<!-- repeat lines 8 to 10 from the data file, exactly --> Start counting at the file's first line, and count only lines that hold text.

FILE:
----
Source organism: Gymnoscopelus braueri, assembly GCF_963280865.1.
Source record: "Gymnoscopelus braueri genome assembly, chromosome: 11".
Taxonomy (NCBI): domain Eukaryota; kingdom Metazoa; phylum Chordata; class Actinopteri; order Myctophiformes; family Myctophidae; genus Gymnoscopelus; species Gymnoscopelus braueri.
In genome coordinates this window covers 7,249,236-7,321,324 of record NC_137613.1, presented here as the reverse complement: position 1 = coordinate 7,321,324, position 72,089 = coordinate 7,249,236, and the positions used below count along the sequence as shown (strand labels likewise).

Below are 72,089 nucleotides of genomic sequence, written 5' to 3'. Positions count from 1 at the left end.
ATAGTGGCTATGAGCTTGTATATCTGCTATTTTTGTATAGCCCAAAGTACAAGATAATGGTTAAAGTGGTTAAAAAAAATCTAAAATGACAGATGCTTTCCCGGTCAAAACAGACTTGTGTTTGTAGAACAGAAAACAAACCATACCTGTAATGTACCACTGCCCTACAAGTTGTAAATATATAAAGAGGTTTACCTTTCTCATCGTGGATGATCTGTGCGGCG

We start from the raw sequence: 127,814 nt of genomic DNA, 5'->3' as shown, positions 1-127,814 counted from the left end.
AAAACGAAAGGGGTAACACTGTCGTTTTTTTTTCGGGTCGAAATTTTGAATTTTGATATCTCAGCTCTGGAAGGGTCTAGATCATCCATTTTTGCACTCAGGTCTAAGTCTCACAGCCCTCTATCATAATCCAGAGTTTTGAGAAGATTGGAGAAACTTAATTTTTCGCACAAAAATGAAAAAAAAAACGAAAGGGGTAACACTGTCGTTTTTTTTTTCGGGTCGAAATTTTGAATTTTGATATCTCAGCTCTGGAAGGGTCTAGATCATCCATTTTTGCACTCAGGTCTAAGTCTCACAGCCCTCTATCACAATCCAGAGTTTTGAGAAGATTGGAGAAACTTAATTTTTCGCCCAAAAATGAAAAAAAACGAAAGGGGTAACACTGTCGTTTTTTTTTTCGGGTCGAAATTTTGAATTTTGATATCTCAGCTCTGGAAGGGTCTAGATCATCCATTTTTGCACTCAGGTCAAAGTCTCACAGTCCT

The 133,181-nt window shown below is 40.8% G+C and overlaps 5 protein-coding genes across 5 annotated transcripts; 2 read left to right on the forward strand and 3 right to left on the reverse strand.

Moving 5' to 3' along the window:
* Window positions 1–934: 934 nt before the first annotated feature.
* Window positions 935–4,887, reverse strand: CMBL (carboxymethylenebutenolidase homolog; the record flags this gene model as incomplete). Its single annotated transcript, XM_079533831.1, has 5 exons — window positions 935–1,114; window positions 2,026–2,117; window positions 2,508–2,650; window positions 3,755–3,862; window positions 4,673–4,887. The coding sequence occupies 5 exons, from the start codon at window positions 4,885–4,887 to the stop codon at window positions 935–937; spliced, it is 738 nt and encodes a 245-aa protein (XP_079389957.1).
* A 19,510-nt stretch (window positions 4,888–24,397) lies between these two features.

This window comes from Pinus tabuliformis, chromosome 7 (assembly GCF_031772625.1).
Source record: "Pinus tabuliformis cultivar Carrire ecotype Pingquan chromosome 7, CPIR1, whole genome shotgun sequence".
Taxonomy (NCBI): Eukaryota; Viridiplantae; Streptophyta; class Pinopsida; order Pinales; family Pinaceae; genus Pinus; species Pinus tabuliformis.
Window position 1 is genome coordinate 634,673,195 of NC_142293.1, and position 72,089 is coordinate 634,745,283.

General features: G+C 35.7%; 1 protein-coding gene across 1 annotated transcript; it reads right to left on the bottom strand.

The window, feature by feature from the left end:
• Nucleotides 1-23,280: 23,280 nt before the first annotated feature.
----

AAAACGAAAGGGGTAACACTGTCGTTTTTTTTTCGGGTCGAAATTTTGAATTTTGATATCTCAGCTCTGGAAGGGTCTAGATCATCCATTTTTGCACTCAGGTCTAAGTCTCACAGCCCTCTATCATAATCCAGAGTTTTGAGAAGATTGGAGAAACTTAATTTTTCGCACAAAAATGAAAAAAAAAACGAAAGGGGTAACACTGTCGTTTTTTTTTTCGGGTCGAAATTTTGAATTTTGATATCTCAGCTCTGGAAGGGTCTAGATCATCCATTTTTGCACTCAGGTCTAAGTCTCACAGCCCTCTATCACAATCCAGAGTTTTGAGAAGATTGGAGAAACTTAATTTTTCGCCCAAAAATGAAAAAAAACGAAAGGGGTAACACTGTCGTTTTTTTTTTCGGGTCGAAATTTTGAATTTTGATATCTCAGCTCTGGAAGGGTCTAGATCATCCATTTTTGCACTCAGGTCAAAGTCTCACAGTCCT

The 133,181-nt window shown below is 40.8% G+C and overlaps 5 protein-coding genes across 5 annotated transcripts; 2 read left to right on the forward strand and 3 right to left on the reverse strand.

Moving 5' to 3' along the window: